One final improvement over the older models of the 1895 SBL that I’ll note here is the new fluted nickel-plated bolt. This by far has to be the best operational improvement for the 1895 SBL as it makes the gun silky smooth to run allowing for faster follow-up shots and less bruised hands. The only thing I really found wrong with the fit and finish is that the included extended hammer spur kept coming loose even though I used Loctite on its one screw. A lot of changes have been made to the 1895 SBL but the core components are still there and I think that the 1895 SBL’s improvements are both sensible and represent a thoughtful recreation of a rifle many people love. So far, I’m impressed.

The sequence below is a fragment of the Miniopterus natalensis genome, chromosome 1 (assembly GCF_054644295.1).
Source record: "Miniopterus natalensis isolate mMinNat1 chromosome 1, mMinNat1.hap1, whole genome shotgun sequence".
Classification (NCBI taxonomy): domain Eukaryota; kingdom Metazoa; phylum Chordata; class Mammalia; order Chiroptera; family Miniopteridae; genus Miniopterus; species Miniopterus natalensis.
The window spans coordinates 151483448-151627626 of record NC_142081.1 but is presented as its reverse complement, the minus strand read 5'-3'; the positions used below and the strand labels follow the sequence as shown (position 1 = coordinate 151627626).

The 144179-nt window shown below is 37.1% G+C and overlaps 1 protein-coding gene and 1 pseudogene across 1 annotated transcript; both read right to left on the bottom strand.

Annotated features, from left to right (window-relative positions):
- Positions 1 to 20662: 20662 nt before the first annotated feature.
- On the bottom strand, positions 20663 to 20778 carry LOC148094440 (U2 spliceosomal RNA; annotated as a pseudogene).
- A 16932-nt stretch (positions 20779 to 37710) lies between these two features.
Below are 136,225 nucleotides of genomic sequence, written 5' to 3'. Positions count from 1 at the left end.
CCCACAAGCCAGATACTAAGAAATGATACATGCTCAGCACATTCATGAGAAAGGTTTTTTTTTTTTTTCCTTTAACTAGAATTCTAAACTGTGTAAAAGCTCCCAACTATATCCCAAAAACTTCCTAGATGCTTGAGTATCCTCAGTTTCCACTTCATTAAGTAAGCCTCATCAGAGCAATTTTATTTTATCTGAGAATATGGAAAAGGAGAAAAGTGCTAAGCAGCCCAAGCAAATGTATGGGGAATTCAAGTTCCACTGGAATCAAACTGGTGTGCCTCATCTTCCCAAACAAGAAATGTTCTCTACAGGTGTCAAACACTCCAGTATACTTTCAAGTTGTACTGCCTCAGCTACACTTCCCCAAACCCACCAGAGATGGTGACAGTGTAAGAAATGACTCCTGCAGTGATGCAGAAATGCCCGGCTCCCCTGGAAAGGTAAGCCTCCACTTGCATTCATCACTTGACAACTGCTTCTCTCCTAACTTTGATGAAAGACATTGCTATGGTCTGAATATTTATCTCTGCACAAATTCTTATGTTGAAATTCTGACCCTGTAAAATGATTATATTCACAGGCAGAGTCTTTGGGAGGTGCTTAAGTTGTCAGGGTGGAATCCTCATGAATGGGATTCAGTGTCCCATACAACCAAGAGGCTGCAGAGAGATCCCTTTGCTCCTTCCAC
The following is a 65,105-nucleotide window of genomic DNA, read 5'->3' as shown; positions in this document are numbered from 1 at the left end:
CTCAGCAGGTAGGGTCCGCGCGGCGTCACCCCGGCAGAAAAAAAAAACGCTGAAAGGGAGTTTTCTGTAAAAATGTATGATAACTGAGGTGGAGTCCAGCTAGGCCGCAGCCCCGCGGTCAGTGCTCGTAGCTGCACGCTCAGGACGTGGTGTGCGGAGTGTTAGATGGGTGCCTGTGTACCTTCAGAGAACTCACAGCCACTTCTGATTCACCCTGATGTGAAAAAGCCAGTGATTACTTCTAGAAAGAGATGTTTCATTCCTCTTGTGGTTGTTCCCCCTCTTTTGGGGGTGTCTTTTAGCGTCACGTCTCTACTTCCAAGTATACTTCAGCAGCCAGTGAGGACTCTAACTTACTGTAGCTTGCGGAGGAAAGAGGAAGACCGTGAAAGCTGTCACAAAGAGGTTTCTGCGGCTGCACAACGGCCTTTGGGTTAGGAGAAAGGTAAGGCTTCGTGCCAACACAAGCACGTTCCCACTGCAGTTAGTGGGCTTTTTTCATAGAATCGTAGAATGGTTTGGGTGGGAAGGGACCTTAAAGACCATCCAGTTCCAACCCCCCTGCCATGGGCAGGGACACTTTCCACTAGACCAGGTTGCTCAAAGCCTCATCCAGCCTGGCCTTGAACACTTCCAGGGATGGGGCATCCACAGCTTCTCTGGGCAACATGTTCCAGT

I normally like to torture my review guns to see what they are made of but due to the cost of ammunition and just how beautiful this rifle is, I wasn’t able to do that this time. In total, I had about 100-rounds of 45-70 Government ammunition to play with. Fellow writer Rusty S supplied me with some Black Hills 405-grain Lead Flat Points, and Hornady supplied me with a couple varieties of their popular LEVERevolution cartridges. In case any of you are wondering, 45-70 is pretty expensive and runs you about $60 or so per box of 20-rounds so the ammunition from both Rusty and Hornady was a huge help.